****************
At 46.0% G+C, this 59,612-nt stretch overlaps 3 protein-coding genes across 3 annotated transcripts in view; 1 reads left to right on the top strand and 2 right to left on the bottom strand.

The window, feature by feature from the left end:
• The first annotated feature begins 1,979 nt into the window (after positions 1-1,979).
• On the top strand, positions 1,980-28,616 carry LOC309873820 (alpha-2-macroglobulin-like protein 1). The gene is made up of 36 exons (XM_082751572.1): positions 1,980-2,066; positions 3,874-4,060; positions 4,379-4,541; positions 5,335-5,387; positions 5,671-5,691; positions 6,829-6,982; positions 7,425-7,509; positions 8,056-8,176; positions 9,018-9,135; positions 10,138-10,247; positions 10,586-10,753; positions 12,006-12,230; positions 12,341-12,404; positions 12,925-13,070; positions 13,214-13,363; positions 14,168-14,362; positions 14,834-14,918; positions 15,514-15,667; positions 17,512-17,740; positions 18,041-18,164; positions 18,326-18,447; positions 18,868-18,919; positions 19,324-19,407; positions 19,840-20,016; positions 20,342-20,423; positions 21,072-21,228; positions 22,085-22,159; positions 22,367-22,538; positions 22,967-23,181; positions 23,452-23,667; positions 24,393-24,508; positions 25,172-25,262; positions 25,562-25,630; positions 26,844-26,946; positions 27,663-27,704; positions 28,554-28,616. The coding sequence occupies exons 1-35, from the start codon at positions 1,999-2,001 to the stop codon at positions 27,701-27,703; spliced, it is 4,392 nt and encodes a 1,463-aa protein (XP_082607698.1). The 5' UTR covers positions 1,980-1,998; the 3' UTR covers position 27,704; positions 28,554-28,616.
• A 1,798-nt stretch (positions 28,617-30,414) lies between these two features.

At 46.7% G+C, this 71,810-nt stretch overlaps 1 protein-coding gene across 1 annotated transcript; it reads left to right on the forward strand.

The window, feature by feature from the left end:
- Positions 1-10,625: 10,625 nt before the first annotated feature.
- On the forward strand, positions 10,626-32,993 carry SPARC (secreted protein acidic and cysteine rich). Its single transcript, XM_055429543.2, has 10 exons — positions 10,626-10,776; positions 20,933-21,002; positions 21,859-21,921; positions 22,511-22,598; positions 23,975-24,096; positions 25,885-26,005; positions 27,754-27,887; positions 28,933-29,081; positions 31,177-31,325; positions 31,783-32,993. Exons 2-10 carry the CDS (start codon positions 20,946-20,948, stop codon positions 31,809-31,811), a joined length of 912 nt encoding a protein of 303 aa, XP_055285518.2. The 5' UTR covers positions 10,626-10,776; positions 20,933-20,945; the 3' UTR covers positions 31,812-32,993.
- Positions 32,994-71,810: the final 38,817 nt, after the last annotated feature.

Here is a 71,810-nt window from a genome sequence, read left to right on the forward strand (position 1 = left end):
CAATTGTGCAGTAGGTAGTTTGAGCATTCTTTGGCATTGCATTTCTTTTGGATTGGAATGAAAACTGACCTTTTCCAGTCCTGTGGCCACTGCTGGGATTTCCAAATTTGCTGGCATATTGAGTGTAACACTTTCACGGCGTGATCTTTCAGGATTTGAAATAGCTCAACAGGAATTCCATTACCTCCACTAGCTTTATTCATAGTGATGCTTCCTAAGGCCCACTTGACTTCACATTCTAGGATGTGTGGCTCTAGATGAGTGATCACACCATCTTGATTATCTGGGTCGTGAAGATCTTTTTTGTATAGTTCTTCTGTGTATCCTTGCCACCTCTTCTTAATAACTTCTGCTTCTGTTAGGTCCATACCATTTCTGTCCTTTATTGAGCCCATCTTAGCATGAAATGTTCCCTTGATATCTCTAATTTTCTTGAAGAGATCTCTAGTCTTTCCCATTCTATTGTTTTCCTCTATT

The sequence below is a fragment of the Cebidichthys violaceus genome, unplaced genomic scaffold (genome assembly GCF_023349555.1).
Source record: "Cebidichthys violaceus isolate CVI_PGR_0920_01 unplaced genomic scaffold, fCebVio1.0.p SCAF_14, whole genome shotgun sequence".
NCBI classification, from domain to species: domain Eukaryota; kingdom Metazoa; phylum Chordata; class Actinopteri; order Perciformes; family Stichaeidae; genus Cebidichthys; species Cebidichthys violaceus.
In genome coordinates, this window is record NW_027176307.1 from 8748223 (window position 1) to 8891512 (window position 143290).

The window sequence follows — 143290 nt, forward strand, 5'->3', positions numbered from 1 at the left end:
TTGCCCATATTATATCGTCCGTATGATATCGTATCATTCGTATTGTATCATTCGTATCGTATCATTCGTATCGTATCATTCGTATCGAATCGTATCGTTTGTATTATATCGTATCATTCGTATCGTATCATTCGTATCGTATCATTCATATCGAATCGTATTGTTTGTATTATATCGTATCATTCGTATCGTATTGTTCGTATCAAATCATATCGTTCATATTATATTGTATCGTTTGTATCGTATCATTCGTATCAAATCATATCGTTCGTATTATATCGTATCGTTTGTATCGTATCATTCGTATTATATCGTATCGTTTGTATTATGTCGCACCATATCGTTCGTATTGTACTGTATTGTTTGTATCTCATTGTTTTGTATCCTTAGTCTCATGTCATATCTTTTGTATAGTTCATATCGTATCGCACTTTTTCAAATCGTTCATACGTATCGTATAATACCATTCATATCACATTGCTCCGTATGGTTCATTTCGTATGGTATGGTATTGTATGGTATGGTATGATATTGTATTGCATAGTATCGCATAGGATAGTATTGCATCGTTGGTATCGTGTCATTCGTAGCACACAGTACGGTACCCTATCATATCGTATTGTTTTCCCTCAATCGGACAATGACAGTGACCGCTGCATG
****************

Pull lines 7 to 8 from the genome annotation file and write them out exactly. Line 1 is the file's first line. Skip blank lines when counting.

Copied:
The window, feature by feature from the left end:
- Positions 1-10,625: 10,625 nt before the first annotated feature.